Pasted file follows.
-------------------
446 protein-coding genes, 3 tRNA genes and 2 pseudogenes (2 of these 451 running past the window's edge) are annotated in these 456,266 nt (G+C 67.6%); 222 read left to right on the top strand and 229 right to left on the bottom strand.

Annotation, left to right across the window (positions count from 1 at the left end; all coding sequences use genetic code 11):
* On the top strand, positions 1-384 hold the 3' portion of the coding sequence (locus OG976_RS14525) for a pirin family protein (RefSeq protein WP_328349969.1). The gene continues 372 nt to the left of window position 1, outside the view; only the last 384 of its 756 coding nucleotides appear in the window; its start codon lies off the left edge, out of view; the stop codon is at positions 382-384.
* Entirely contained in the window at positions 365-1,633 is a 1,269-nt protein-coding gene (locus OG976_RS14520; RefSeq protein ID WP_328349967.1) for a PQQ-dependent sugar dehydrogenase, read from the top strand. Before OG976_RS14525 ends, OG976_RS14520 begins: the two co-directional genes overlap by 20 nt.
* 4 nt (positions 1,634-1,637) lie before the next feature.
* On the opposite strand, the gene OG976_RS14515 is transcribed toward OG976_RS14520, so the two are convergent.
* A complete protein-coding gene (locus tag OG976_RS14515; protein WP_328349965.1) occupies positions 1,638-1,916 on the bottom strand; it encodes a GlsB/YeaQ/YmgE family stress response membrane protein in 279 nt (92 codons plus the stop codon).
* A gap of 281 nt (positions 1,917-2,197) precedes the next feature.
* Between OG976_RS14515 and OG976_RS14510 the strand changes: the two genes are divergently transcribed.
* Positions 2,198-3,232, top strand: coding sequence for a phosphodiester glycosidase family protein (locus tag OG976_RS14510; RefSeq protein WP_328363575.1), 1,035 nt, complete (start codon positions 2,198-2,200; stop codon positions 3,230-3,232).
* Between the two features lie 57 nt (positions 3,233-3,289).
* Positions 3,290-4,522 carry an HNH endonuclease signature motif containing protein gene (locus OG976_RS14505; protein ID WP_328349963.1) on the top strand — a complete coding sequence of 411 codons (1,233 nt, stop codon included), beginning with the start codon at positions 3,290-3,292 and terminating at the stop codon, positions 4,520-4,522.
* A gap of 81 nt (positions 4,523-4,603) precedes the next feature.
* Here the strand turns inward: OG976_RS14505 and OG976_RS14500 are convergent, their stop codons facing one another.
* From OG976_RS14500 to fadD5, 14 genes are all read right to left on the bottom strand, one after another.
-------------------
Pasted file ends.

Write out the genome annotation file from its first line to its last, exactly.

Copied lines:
446 protein-coding genes, 3 tRNA genes and 2 pseudogenes (2 of these 451 running past the window's edge) are annotated in these 456,266 nt (G+C 67.6%); 222 read left to right on the top strand and 229 right to left on the bottom strand.

Annotation, left to right across the window (positions count from 1 at the left end; all coding sequences use genetic code 11):
* On the top strand, positions 1-384 hold the 3' portion of the coding sequence (locus OG976_RS14525) for a pirin family protein (RefSeq protein WP_328349969.1). The gene continues 372 nt to the left of window position 1, outside the view; only the last 384 of its 756 coding nucleotides appear in the window; its start codon lies off the left edge, out of view; the stop codon is at positions 382-384.
* Entirely contained in the window at positions 365-1,633 is a 1,269-nt protein-coding gene (locus OG976_RS14520; RefSeq protein ID WP_328349967.1) for a PQQ-dependent sugar dehydrogenase, read from the top strand. Before OG976_RS14525 ends, OG976_RS14520 begins: the two co-directional genes overlap by 20 nt.
* 4 nt (positions 1,634-1,637) lie before the next feature.
* On the opposite strand, the gene OG976_RS14515 is transcribed toward OG976_RS14520, so the two are convergent.
* A complete protein-coding gene (locus tag OG976_RS14515; protein WP_328349965.1) occupies positions 1,638-1,916 on the bottom strand; it encodes a GlsB/YeaQ/YmgE family stress response membrane protein in 279 nt (92 codons plus the stop codon).
* A gap of 281 nt (positions 1,917-2,197) precedes the next feature.
* Between OG976_RS14515 and OG976_RS14510 the strand changes: the two genes are divergently transcribed.
* Positions 2,198-3,232, top strand: coding sequence for a phosphodiester glycosidase family protein (locus tag OG976_RS14510; RefSeq protein WP_328363575.1), 1,035 nt, complete (start codon positions 2,198-2,200; stop codon positions 3,230-3,232).
* Between the two features lie 57 nt (positions 3,233-3,289).
* Positions 3,290-4,522 carry an HNH endonuclease signature motif containing protein gene (locus OG976_RS14505; protein ID WP_328349963.1) on the top strand — a complete coding sequence of 411 codons (1,233 nt, stop codon included), beginning with the start codon at positions 3,290-3,292 and terminating at the stop codon, positions 4,520-4,522.
* A gap of 81 nt (positions 4,523-4,603) precedes the next feature.
* Here the strand turns inward: OG976_RS14505 and OG976_RS14500 are convergent, their stop codons facing one another.
* From OG976_RS14500 to fadD5, 14 genes are all read right to left on the bottom strand, one after another.